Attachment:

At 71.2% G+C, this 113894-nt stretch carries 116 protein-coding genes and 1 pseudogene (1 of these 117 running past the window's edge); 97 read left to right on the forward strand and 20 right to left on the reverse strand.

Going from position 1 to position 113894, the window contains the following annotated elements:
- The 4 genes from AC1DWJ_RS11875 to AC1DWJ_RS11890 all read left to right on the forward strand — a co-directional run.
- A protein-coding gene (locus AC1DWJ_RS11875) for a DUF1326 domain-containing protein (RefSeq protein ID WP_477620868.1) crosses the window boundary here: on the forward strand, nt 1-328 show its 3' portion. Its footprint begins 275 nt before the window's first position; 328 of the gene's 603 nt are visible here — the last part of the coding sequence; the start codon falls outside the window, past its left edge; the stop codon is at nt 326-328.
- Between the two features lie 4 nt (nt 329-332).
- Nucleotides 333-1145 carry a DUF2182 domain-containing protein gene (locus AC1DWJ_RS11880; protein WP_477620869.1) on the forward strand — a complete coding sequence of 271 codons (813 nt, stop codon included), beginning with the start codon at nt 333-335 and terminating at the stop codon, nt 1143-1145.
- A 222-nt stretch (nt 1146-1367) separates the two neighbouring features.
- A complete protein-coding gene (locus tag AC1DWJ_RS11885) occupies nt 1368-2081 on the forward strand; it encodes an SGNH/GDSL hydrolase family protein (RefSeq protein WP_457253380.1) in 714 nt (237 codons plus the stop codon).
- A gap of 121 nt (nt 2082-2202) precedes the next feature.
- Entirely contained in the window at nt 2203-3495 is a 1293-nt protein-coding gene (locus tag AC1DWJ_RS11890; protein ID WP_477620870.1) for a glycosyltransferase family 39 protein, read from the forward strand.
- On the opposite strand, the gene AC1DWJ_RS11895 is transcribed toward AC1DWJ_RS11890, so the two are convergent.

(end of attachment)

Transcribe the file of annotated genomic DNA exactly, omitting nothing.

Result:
At 71.2% G+C, this 113894-nt stretch carries 116 protein-coding genes and 1 pseudogene (1 of these 117 running past the window's edge); 97 read left to right on the forward strand and 20 right to left on the reverse strand.

Going from position 1 to position 113894, the window contains the following annotated elements:
- The 4 genes from AC1DWJ_RS11875 to AC1DWJ_RS11890 all read left to right on the forward strand — a co-directional run.
- A protein-coding gene (locus AC1DWJ_RS11875) for a DUF1326 domain-containing protein (RefSeq protein ID WP_477620868.1) crosses the window boundary here: on the forward strand, nt 1-328 show its 3' portion. Its footprint begins 275 nt before the window's first position; 328 of the gene's 603 nt are visible here — the last part of the coding sequence; the start codon falls outside the window, past its left edge; the stop codon is at nt 326-328.
- Between the two features lie 4 nt (nt 329-332).
- Nucleotides 333-1145 carry a DUF2182 domain-containing protein gene (locus AC1DWJ_RS11880; protein WP_477620869.1) on the forward strand — a complete coding sequence of 271 codons (813 nt, stop codon included), beginning with the start codon at nt 333-335 and terminating at the stop codon, nt 1143-1145.
- A 222-nt stretch (nt 1146-1367) separates the two neighbouring features.
- A complete protein-coding gene (locus tag AC1DWJ_RS11885) occupies nt 1368-2081 on the forward strand; it encodes an SGNH/GDSL hydrolase family protein (RefSeq protein WP_457253380.1) in 714 nt (237 codons plus the stop codon).
- A gap of 121 nt (nt 2082-2202) precedes the next feature.
- Entirely contained in the window at nt 2203-3495 is a 1293-nt protein-coding gene (locus tag AC1DWJ_RS11890; protein ID WP_477620870.1) for a glycosyltransferase family 39 protein, read from the forward strand.
- On the opposite strand, the gene AC1DWJ_RS11895 is transcribed toward AC1DWJ_RS11890, so the two are convergent.